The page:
From this, they have found that so far, amyloid levels detected in the eye correspond with amyloid levels in the brain. In addition, the RAI test has been able to differentiate between subjects with and without Alzheimer's with 80.6% specificity and 100% sensitivity.
Based on their findings to date, Frost and colleagues believe that retinal tests could be used to detect the early stages of Alzheimer's disease.
"If further research shows that our initial findings are correct, it could potentially be delivered as part of an individual's regular eye check-up," says Frost. "The high resolution level of our images could also allow accurate monitoring of individual retinal plaques as a possible method to follow progression and response to therapy."
In another study, Paul. D. Hartung, president and CEO of Cognoptix Inc. in Massachusetts, and colleagues analyzed 20 individuals with potential Alzheimer's alongside 20 healthy people.
Participants underwent a fluorescent ligand eye scanning (FLES) technique that can detect amyloid proteins in the lens of the eye. This involves applying an ointment to the lower eyelids, which illuminates the amyloid proteins. The proteins are then detected through laser scanning. All participants also underwent PET imaging so amyloid levels in their brains could be estimated.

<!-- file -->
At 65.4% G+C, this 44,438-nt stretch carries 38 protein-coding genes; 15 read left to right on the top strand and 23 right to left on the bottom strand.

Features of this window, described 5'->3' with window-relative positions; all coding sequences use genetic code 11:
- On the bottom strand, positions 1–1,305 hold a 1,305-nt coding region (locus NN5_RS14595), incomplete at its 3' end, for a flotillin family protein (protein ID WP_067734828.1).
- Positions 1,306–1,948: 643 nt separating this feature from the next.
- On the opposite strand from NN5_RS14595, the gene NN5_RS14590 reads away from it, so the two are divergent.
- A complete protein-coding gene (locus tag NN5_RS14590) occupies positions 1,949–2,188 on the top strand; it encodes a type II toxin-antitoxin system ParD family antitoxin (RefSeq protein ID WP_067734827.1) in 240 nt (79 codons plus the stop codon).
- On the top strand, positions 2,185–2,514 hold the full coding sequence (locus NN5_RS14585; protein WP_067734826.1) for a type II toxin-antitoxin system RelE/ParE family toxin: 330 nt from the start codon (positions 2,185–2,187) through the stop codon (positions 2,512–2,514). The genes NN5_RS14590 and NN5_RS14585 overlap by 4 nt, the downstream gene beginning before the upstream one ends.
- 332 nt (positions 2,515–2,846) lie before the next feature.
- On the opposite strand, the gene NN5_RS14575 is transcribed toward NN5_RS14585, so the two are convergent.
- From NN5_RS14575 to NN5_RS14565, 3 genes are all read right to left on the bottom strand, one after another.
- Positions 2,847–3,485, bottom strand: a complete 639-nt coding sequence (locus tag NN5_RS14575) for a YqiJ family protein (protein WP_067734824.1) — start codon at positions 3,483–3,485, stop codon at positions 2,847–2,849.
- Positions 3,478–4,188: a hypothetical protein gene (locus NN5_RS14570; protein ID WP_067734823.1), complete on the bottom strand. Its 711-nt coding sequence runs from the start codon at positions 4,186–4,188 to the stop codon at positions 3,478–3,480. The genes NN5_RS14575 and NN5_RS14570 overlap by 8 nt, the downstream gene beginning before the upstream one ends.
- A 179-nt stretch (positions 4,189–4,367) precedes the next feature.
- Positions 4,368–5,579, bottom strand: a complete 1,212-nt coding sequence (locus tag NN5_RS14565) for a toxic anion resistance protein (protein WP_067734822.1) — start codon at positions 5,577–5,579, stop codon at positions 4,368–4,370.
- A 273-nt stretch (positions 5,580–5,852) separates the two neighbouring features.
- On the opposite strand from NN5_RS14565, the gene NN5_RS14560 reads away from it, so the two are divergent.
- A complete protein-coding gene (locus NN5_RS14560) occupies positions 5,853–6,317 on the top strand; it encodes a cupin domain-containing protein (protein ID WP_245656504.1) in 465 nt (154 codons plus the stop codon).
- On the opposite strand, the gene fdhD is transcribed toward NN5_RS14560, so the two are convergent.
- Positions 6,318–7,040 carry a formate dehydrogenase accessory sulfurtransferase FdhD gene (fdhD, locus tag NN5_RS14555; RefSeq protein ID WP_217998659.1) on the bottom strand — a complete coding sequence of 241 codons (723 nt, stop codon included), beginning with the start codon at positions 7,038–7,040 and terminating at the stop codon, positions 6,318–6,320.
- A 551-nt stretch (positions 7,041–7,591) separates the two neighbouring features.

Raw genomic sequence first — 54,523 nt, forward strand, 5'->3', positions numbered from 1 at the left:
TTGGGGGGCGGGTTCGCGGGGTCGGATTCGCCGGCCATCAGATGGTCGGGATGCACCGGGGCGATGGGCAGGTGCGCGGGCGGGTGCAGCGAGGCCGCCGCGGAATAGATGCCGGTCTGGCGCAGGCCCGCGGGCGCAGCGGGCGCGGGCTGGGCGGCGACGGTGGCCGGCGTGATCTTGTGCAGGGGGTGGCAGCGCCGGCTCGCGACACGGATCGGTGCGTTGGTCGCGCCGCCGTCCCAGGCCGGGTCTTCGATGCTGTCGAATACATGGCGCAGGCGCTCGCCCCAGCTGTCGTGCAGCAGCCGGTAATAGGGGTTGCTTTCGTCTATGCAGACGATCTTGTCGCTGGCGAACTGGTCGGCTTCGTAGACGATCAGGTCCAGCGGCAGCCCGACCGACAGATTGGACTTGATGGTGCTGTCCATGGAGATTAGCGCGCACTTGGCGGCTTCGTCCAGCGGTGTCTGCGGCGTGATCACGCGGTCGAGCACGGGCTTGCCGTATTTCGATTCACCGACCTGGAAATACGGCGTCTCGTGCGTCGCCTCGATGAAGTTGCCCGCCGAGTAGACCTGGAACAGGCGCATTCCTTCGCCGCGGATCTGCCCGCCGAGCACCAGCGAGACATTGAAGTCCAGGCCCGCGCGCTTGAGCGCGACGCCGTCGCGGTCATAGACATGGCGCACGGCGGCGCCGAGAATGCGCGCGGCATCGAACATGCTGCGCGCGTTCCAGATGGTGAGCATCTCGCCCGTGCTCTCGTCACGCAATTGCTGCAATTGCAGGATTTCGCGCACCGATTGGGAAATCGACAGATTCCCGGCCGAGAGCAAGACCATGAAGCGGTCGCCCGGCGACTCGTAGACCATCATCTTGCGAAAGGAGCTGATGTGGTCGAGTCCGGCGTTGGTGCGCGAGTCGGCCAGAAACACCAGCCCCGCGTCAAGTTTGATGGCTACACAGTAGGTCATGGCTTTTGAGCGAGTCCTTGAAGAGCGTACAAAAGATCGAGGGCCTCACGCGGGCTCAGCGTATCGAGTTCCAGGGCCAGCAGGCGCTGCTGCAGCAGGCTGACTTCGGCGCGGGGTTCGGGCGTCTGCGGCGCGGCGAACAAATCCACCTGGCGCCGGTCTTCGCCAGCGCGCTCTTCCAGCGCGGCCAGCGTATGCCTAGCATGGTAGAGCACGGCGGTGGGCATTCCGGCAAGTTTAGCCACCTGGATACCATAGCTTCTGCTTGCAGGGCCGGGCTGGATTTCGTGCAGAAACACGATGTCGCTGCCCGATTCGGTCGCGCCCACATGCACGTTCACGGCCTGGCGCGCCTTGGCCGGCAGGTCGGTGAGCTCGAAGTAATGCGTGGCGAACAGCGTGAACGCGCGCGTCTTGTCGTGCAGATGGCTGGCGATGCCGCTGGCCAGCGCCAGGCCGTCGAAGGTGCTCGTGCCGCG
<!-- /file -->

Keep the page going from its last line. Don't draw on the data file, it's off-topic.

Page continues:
According to the researchers, the eye imaging technique was able to differentiate between individuals with and without Alzheimer's with 95% specificity and 85% sensitivity, and amyloid levels in the eye significantly correlated with levels found in the brain using PET imaging.
Commenting on the team's findings, Dr. Pierre N. Tariot, director of the Banner Alzheimer's Institute in Phoenix, AZ, and principal investigator of the study, says:
"There is a critical need for a fast, dependable, low-cost and readily available test for the early diagnosis and management of Alzheimer's disease. This [eye imaging] system shows promise as a technique for early detection and monitoring of the disease."
Medical News Today recently reported on a new analysis suggesting that Alzheimer's disease can be preventable in a third of cases through making certain lifestyle changes, such as giving up smoking, increasing exercise and tackling obesity.